The Ancient Library

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by Michael Rhangabe. Two years afterwards, when the emperor Leo the Armenian issued an edict against the worship of images, Theodoras, backed by a considerable number of monks, set the edict at defiance, openly celebrated processions of images, and incited the people to sedition. He was at first placed in gentle confinement; but as he did not cease to send out encyclical letters against the emperor, he was subsequently removed to various prisons, and at length taken to Smyrna, and there closely confined. In 821 he was set at liberty by the emperor Michael Balbus, and re­sumed his post at the head of his monastery. His imprisonments had not taught him moderation. His furious zeal for image worship soon broke out again. In 824, indignant that the emperor would not take strong measures against the Iconoclasts, he favoured the machinations of Thomas against the emperor, and when the attempts of Thomas were suppressed, found it necessary to retire from Constantinople. After wandering about in several places, he at length settled in the island Chalcite, where he died in 826, on the 11th of November. Those who wish for detailed information respecting the piety and miracles of Theodoras, may consult Baronius (Annales, vol. ix. a. 7-95—826), who de­rived his materials from a life of Theodoras by Joannes, or some other Greek writer. In one MS. this life is attributed to a monk of the name of Michaelis, and under his name it is published in the fifth volume of the works of Sirmondus (Paris, 1696), where also will be found the following li­terary remains of Theodoras.

1. An oration on behalf of images^ delivered be­fore the emperor Leo. 2. Aiafl^fo?, a confession of faith, written by Theodoras shortly before his death, and accompanied by various precepts re­specting the monastic life, intended for the benefit and guidance of his successor in the office of abbot. 3, Bi'gAos 5o7iuart/c^, <h> rj (rreppol \6yoi y' Kal avTipp-rjriKoi. Three discourses against the Icono-machi. 4. "EXey^os Kal avarpo-jr^ rwv avegtav 7roi7?«c£Twi>, a refutation of certain iambic acrostichs composed by Joannes, Ignatius, Sergius, and Ste-phanus against the worship of images. 5. Tlpo-d nva Trpbs eiKoi/ojjLdxovs. 6. Kara e\Kovo-Ke<pd\aia eirrd. 7. 'EiriffToX^ Trpbs TI\d-Trepl ttjs TrpoffKvvfjffews twv ffeirTWV elK6v<av. 8. Two books of epistles, comprising altogether 276. Almost twice as many however are extant. In one MS. of the Coislinian library there are 548. These letters form a collection of considerable his­torical value not only for the life of Theodoras, but with reference to the disputes which agitated the Church in his time. Fabricius (Bibl. Grace, vol. x. p. 439, &c.) has given a list of those to whom these letters are addressed, amounting to 284. 9. 'Id/j.€oi els <5ia<popovs vtroQtffsis, epigrammatic poems in iambic metre on various subjects. The following are not published in the works of Sirmondus : 10. Aoyf^ariK^ irepl Ti,uys Kal irpoaKvvi]fffi(us r<£v ayiuv elK.6v<av> published in the works of Damascenus (Basil. 1575, fol). There is a Latin version in the BiUiothcca Patrum (Paris, 1589, 1644 and 1654, vol. iii.). 11. 'Eirird(pios els HXdrowa rbv lauroO Trvev^arLKov Trarepa; published in Greek by Hensehen and Papebroche (Acta Sanctorum, vol. i. April, p. xlvi., and in Latin, p. 366). Other Latin translations are also found. 12. Aoyos els irpoffKvvi}(nv rov ti/a'.ov Kal £wottoiov ffravpov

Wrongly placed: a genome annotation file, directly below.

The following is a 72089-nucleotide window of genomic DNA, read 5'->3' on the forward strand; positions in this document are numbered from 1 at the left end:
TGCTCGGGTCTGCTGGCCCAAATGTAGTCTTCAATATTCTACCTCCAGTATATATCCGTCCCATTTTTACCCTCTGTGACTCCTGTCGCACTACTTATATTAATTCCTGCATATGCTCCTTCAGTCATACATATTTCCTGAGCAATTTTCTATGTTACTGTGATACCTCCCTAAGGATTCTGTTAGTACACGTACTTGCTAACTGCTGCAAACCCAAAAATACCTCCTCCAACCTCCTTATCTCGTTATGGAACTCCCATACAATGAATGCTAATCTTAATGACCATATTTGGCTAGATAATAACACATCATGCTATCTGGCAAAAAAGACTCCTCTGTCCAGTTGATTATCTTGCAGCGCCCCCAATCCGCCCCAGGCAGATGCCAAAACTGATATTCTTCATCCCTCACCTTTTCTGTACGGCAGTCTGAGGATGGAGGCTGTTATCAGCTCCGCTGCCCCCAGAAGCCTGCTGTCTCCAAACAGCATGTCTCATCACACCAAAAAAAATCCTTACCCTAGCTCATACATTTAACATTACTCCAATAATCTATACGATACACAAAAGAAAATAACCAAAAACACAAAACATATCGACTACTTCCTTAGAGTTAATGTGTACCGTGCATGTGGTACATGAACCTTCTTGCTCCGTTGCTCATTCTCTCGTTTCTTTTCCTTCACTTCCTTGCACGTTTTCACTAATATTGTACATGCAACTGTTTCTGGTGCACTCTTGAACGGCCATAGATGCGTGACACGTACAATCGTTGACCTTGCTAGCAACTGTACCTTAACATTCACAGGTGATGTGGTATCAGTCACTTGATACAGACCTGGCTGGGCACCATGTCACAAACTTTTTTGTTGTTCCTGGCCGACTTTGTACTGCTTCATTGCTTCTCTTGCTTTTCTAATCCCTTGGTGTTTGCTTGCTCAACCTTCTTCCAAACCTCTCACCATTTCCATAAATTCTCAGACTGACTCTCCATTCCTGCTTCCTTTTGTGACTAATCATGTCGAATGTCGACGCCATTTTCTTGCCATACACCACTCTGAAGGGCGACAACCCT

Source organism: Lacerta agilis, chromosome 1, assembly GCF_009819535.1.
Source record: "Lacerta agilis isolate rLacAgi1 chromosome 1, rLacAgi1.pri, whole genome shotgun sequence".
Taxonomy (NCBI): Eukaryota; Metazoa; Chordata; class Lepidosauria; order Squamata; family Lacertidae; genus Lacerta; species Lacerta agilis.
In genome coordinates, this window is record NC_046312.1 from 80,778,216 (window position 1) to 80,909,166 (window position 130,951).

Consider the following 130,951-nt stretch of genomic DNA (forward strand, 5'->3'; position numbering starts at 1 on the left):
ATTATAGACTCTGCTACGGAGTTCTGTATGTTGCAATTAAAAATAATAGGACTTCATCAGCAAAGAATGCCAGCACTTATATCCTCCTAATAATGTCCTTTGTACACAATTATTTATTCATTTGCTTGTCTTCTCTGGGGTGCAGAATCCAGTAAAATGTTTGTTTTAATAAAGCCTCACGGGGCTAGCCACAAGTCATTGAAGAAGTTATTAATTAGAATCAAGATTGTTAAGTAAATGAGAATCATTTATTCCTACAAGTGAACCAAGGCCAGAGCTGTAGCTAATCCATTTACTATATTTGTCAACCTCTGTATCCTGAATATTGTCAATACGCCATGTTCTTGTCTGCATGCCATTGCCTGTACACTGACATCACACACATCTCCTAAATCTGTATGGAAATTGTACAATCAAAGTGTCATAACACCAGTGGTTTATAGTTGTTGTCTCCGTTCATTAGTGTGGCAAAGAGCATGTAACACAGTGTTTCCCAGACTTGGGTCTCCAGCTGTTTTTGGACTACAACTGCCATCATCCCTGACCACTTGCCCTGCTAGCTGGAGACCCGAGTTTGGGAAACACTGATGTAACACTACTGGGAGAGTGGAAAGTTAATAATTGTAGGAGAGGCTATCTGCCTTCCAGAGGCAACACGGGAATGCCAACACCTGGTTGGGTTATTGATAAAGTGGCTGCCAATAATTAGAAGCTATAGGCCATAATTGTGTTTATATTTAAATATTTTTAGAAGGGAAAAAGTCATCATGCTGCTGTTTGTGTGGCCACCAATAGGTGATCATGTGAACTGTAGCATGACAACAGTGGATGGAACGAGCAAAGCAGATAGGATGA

rrj juea'oi'7}(rTi,uw9 published in Greek with the